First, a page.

Thank You Midwife!
Written by Rosie Smith for her blog, Baby Boys Rock.
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I am deviating from the story to take a moment to show my appreciation for those without whom, for many, there may not be a story. So far I have spoken a lot about my love for Harry (as I should do), a little about my love for my catheter (perhaps a tad weird), but not so much about my love and appreciation of the women who helped me in my forty hours of need – and the forty weeks previous too!
I touched upon this previously, but it is so undoubtedly true that midwives – and midwifery and maternity support workers – are an incredible breed of people. I have never been more grateful for the work our NHS does than during my pregnancy, labour and the weeks postpartum.
I didn’t have the same community midwife throughout but, despite seeing multiple midwives, they all ensured that I knew – and they knew – exactly what was going on in my pregnancy. They re-assured me that my bump wasn’t growing too quickly and that my baby would be a normal size (ahh, how wrong they were); they talked soothingly and explained what I needed to do when I called up in a panic as I hadn’t felt him move and they listened patiently, as though they had all the time in the world for me, when I called up at 2am, 40 weeks pregnant, and told them I thought my waters had broken. They hadn’t – when they did there was no second guessing. I am now 99% certain that, on the occasion in question, I had peed myself a bit… it truly is a magical time.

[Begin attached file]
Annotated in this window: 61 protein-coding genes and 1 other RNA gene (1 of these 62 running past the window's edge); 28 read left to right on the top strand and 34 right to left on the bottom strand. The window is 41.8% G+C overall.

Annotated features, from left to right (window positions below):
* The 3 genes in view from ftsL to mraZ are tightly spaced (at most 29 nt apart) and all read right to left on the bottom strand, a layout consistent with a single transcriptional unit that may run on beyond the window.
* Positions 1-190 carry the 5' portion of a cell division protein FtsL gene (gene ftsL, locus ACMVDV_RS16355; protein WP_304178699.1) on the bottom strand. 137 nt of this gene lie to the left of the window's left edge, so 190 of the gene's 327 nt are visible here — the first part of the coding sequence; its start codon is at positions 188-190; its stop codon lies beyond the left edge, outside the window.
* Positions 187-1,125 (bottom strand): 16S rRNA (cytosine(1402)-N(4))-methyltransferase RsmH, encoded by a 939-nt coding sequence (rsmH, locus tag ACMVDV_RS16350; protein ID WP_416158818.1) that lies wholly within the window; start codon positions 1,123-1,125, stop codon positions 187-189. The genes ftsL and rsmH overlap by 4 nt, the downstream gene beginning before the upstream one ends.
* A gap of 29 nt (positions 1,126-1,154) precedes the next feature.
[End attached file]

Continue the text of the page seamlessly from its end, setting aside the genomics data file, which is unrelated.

During my labour I encountered a number of midwives; the one who answered the phone at 1 am on the 2nd of June when I told her, for definite this time, that my waters had broken; the one who took my amniotic-fluid-soaked pad from me (again, what a job!) when I arrived in the hospital at 6 am to be checked over and chuckled, “Crikey, I can tell just by the weight of this! I don’t need to sniff this one to know!” (I’ll admit that I was grateful – as she probably was – that she didn’t need to start sniffing something I’d just taken from my knickers); the one who told me they had no delivery suites when I arrived back at the hospital at 10pm, contractions coming thick and fast; the one who then put me in a room in the assessment unit to wait for a delivery suite, told me she would be back and then proceeded to go home from her shift without telling us whilst I spent two hours waiting for her, bent double in pain and painting the floor with amniotic fluid – she was probably my least favourite!
Then came my two heroes: Amanda and Vicky.
Amanda fought her way through floods of amniotic fluid and tears (all mine, all naturally exaggerated) to rescue me from the room in the assessment unit, where “she who shall not be named” had abandoned me two hours earlier, and instantly was able to soothe my panic. Both Amanda and Vicky possessed this innate talent for being able to know what type of midwife I needed by simply looking at me in that moment; stood there, crying, worried, covered in amniotic fluid and with fear in my eyes, Amanda knew that I needed her to be a calming, motherly figure to restore the confidence I had lost whilst alone the previous two hours: she held my hand and hugged me, she stroked my hair, she told me to breathe more air and less gas (I did not listen); she stabbed me in the back with water (we will forgive her that sin); she didn’t even get annoyed when I kept calling her back to the suite, adamant that I couldn’t do it without her!
Poor Jonathan kept saying “it’s okay darling, I’m here”, to which I would shout “I need her!” back at him… real confidence boost for the hubby there! Amanda powered through with me until her shift ended at 8 am on 3rd of June, at which point Vicky took over and was with me until Harry was born at ten past five that evening.